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Official Journal of the Italian Society of Dermatology and Sexually Transmitted Diseases
Indexed/Abstracted in: EMBASE, PubMed/MEDLINE, Science Citation Index Expanded (SciSearch), Scopus
Impact Factor 1,014
Online ISSN 1827-1820
Elias E. G.
Department of Surgery Weinberg Cancer Institute Franklin Square Hospital Center Baltimore, MD, USA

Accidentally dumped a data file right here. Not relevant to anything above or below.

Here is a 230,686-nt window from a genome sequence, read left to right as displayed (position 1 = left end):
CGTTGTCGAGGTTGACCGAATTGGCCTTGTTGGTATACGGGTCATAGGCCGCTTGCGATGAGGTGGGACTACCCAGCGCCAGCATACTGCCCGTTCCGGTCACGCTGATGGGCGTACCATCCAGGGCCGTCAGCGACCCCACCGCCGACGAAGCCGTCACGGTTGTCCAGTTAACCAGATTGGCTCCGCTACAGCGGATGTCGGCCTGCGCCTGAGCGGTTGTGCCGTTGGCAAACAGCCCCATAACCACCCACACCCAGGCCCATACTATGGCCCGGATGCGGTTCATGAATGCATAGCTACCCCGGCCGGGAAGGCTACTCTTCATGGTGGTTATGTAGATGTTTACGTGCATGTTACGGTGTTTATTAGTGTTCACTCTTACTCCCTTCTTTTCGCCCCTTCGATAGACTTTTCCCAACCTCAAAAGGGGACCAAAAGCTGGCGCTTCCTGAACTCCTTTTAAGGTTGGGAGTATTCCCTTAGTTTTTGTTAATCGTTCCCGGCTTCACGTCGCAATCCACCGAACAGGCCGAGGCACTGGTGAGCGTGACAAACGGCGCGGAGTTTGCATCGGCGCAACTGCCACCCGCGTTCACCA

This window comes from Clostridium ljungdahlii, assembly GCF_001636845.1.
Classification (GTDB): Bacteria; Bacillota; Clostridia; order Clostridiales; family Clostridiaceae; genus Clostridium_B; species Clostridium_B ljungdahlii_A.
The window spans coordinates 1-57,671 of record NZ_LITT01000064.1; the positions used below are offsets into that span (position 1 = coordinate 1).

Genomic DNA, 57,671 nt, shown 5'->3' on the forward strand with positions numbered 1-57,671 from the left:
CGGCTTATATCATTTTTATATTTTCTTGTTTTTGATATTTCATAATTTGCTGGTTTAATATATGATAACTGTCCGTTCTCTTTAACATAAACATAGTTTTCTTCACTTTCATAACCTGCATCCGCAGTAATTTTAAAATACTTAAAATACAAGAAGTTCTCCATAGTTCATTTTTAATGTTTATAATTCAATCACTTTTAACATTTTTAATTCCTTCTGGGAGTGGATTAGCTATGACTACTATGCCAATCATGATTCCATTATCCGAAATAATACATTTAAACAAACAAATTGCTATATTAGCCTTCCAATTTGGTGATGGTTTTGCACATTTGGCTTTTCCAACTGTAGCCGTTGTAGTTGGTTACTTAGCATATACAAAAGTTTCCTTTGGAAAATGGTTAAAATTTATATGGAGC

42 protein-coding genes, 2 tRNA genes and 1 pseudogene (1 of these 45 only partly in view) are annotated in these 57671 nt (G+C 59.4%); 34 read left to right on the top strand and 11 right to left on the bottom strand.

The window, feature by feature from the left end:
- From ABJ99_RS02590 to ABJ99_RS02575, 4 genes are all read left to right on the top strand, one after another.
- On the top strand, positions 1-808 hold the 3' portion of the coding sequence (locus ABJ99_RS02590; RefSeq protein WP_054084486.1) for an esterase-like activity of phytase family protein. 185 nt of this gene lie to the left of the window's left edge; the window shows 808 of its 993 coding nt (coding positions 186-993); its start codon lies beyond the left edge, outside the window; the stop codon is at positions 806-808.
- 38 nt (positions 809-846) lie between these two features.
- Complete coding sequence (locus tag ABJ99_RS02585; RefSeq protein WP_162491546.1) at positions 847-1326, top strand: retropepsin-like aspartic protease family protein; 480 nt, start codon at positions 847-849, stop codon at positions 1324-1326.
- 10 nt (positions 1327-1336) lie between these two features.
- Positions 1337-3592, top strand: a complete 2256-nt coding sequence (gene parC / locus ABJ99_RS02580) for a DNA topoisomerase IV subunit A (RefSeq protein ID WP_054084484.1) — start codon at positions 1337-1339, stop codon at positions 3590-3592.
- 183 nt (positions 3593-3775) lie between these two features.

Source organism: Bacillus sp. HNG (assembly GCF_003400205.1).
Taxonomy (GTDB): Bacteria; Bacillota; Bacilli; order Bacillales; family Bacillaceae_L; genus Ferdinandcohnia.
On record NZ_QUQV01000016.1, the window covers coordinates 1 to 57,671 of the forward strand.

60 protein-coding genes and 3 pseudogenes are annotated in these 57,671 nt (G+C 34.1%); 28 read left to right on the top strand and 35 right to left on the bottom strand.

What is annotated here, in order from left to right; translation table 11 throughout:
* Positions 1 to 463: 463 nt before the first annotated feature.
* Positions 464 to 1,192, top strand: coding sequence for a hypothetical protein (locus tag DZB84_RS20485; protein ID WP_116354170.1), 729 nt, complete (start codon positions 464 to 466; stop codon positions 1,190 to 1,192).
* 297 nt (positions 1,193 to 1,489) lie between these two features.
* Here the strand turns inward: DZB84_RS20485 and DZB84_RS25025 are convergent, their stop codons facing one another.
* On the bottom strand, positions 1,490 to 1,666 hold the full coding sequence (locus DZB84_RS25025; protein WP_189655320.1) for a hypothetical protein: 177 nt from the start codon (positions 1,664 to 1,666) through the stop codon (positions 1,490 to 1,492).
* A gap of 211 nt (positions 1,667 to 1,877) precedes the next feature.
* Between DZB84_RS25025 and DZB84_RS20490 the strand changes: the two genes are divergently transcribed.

There is no effective treatment other than surgery for patients with all types of melanoma. Patients' survival depends on the stage of the disease. Once the disease has spread, there is no cure. Melanoma patients die of systemic metastases and, therefore, systemic therapy is to be administered early in the course of the disease, after potentially curative surgery, to prevent or at least delay disease recurrence. This is known as adjuvant therapy. Chemotherapy and hormonal therapy failed to show any survival benefits. Therefore, major emphasis has been placed on immunotherapy, which includes biotherapy and vaccines. These are intended to stimulate the immune system of the patient against the micrometastases, which were not eliminated by surgery. In this review, several types of melanoma vaccines are presented. These include the whole cell melanoma vaccines (allogenic or autologous), melanoma cell lysates, melanoma cell shed antigens, peptide vaccines and others. There are advantages and disadvantages to each vaccine. While the ideal vaccine may be constituted of melanoma specific antigens, unfortunately the exact number of these antigens needed to stimulate an antitumor response remains unknown. In conclusion, autologous whole cell melanoma vaccines seem to be the most beneficial when administered to high-risk patients. The role of adding biotherapy to a vaccine is being investigated